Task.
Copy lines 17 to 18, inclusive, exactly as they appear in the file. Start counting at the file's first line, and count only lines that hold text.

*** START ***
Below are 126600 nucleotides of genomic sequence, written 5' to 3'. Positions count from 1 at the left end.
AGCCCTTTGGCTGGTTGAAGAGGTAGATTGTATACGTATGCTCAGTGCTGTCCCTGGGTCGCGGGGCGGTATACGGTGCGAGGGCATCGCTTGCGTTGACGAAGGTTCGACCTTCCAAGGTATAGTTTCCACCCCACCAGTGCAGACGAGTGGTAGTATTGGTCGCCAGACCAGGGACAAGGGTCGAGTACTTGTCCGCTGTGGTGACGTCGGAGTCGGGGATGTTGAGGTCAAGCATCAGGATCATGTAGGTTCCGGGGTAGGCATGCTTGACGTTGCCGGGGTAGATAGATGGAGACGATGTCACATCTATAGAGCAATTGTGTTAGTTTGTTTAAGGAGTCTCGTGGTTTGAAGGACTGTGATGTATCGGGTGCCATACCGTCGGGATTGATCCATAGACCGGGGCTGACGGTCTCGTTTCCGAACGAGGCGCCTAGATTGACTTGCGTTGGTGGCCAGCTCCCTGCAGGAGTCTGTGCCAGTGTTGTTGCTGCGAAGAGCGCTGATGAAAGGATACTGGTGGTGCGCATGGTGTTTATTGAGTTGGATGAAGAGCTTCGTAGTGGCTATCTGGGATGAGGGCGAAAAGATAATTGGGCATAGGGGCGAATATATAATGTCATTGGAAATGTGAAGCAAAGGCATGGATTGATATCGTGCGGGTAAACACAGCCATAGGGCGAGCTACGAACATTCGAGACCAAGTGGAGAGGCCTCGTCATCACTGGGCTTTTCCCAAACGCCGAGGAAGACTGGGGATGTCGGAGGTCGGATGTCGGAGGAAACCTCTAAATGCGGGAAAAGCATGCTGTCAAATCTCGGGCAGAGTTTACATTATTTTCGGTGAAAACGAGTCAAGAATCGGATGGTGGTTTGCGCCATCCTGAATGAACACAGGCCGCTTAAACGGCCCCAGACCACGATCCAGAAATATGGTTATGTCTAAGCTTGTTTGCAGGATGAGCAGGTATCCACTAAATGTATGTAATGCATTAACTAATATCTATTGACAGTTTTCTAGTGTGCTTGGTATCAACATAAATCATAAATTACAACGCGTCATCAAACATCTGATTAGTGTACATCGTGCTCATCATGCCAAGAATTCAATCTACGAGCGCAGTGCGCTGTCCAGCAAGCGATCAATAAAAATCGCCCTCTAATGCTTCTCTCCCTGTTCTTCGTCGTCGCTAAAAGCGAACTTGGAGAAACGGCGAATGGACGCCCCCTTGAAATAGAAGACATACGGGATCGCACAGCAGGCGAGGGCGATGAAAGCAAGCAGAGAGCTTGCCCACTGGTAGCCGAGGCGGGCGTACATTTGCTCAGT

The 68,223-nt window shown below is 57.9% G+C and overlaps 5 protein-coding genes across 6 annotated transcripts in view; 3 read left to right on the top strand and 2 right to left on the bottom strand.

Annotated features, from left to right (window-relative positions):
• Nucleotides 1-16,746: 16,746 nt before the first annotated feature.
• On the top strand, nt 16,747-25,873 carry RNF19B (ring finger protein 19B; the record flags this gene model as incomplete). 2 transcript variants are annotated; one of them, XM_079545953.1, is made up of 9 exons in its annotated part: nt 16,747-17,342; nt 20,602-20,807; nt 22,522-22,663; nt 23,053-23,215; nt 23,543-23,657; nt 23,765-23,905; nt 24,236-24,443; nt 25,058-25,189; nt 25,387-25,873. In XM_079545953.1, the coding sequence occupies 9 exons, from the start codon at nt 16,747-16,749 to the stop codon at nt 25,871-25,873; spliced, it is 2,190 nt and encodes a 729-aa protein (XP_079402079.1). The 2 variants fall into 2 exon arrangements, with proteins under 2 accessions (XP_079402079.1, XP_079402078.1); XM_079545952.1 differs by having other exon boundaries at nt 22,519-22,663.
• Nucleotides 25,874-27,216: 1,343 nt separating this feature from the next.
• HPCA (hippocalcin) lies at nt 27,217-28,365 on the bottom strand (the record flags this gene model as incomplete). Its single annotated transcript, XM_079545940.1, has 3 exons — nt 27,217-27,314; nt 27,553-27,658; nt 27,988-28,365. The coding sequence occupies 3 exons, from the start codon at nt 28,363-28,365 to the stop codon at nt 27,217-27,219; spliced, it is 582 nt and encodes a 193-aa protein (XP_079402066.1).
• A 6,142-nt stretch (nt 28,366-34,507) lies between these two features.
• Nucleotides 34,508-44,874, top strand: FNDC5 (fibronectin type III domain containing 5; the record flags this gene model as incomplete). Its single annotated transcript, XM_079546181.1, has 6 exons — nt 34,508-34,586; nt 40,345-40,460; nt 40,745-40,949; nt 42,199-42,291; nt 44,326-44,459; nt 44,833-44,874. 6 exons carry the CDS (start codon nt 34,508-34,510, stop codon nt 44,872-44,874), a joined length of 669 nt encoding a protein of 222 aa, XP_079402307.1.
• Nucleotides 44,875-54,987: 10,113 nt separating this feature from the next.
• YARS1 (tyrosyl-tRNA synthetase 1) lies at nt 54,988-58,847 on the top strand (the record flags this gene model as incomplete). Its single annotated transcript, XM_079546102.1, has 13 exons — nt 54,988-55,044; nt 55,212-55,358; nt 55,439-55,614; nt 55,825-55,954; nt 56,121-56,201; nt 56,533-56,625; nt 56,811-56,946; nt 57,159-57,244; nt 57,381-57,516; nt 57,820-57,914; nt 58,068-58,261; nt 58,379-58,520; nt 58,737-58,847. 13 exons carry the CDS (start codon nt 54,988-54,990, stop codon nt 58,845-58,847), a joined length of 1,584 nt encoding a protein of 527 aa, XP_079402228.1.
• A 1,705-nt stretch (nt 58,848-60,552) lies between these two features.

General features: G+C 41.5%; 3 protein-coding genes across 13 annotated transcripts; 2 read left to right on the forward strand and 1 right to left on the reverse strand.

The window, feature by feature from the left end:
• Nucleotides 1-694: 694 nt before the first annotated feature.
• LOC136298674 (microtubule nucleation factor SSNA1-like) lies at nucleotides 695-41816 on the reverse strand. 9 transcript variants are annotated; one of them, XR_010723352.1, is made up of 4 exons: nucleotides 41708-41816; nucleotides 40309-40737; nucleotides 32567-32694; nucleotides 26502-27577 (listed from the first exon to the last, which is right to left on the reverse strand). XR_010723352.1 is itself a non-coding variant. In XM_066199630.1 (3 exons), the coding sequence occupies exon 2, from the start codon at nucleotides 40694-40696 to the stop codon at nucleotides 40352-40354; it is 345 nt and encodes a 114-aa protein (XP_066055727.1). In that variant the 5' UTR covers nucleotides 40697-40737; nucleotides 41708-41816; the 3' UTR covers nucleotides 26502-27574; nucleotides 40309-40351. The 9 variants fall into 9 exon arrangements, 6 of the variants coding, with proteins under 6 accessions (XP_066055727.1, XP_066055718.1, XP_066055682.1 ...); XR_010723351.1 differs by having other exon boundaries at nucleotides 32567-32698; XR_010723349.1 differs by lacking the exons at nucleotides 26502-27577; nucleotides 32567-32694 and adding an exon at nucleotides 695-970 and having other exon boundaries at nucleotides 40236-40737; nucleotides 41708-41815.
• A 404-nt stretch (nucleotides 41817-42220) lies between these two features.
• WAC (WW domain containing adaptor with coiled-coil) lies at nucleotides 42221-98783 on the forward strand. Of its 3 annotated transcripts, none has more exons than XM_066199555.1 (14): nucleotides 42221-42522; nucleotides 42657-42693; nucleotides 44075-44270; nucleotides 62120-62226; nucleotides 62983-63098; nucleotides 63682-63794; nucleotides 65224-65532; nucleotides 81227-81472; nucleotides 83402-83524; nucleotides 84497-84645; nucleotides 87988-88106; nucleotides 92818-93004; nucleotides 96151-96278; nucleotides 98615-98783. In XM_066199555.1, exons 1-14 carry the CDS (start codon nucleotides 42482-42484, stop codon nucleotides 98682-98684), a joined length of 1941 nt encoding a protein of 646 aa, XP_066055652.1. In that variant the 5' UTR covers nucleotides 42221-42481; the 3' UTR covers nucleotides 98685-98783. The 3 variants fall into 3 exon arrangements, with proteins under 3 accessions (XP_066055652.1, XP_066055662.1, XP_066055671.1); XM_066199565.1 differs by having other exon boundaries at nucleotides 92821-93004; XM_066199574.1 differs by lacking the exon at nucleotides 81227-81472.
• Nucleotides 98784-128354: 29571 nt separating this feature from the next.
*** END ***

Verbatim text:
• LOC136298674 (microtubule nucleation factor SSNA1-like) lies at nucleotides 695-41816 on the reverse strand. 9 transcript variants are annotated; one of them, XR_010723352.1, is made up of 4 exons: nucleotides 41708-41816; nucleotides 40309-40737; nucleotides 32567-32694; nucleotides 26502-27577 (listed from the first exon to the last, which is right to left on the reverse strand). XR_010723352.1 is itself a non-coding variant. In XM_066199630.1 (3 exons), the coding sequence occupies exon 2, from the start codon at nucleotides 40694-40696 to the stop codon at nucleotides 40352-40354; it is 345 nt and encodes a 114-aa protein (XP_066055727.1). In that variant the 5' UTR covers nucleotides 40697-40737; nucleotides 41708-41816; the 3' UTR covers nucleotides 26502-27574; nucleotides 40309-40351. The 9 variants fall into 9 exon arrangements, 6 of the variants coding, with proteins under 6 accessions (XP_066055727.1, XP_066055718.1, XP_066055682.1 ...); XR_010723351.1 differs by having other exon boundaries at nucleotides 32567-32698; XR_010723349.1 differs by lacking the exons at nucleotides 26502-27577; nucleotides 32567-32694 and adding an exon at nucleotides 695-970 and having other exon boundaries at nucleotides 40236-40737; nucleotides 41708-41815.
• A 404-nt stretch (nucleotides 41817-42220) lies between these two features.